You will also need:
3-4 tablespoons good quality cocoa powder
12 half pint jars

Optional for garnish:
1 pint of raspberries or other fresh berries/fruit of your choice 
fresh mint


Start by making the sponge cake, so it has time to cool:
Preheat oven to 350 degrees F (175 C), and prepare a baking pan (9x13 inch) with parchment paper, or butter and flour. 
Separate the eggs, putting the egg whites in the clean bowl of your mixer, and the yolks in another bowl and set aside.
Beat the egg whites on lowest speed for 30 seconds-1 minute, then increase the speed to medium-high and beat for 2-3 minutes until soft peaks form. Add the sugar gradually and continue beating on high for other 3-4 minutes to stiff peaks. Careful not to over beat it though. It has to look glossy not grainy for best results. But hey, no one will know that you over beat it, so don't worry, it should be OK. 
Mix the egg yolks and oil very well. I use my blender for this step. Add the vanilla extract and mix.
Sift the flour, baking powder and salt together in another bowl.
With the mixer on low, or even better with a wooden spoon or spatula, add the egg yolk mixture to the egg whites, slowly folding them in, just a few seconds. Add the flour mixture, and fold in gently, just until incorporated. This should mean 10-15 folding moves, or 10-15 seconds with the mixer on low.

Pour the batter in the pan, spread evenly using an off set spatula, and bake on the middle rack for 23-25 minutes. Check on it after 20 minutes pass. It is done when the cake springs back after gently pressing your finger on it, in the middle of the pan.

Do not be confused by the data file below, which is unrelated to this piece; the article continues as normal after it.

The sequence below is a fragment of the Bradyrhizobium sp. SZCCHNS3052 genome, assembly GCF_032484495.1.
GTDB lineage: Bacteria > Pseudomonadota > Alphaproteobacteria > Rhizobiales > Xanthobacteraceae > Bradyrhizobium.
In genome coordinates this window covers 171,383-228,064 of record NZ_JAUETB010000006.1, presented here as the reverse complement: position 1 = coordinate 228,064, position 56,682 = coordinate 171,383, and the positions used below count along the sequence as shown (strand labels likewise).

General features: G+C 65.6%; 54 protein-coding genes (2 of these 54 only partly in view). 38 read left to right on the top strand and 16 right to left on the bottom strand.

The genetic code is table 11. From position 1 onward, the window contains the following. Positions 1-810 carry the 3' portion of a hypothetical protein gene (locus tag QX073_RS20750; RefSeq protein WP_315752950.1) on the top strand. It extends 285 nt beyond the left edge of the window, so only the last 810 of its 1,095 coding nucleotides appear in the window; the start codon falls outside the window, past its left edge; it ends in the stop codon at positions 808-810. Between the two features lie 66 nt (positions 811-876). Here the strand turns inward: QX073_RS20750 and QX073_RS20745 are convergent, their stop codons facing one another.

When done take out and let it cool completely.

While the cake bakes, make the mascarpone cream:
First we will make a Zabaione:
Place a sauce pan or other small pot with an inch of water on fire, to get to a simmer. 
Beat the egg yolks and the sugar on medium-high, preferably in a heat proof bowl, until fluffy and light, for about 5 minutes. Mix in the Marsala wine. Sweet Marsala is a delicious wine! Pour yourself a glass and cooking will be even more fun! You can substitute Marsala with Port or Madeira wine, any sweet wine you like really, or brandy, cognac, even rum.
Put the mixture in a heat proof bowl, over the pot of simmering water, on low heat. It is important for the water not to be boiling at all, just simmering, and the water not to be touching the bowl, otherwise you will end up with sweet scrambled eggs.
With a whisk keep beating the mixture, constantly, for about 15 minutes, until it cooks and becomes thicker, airy, and super creamy and well, insanely delicious. Take off heat. You just made Zabaione! Zabaione is another Italian dessert staple. It is traditionally served simply over figs. Keep this recipe, you can use this cream in many delicious treats, or just by itself. It is highly addictive, though, be careful!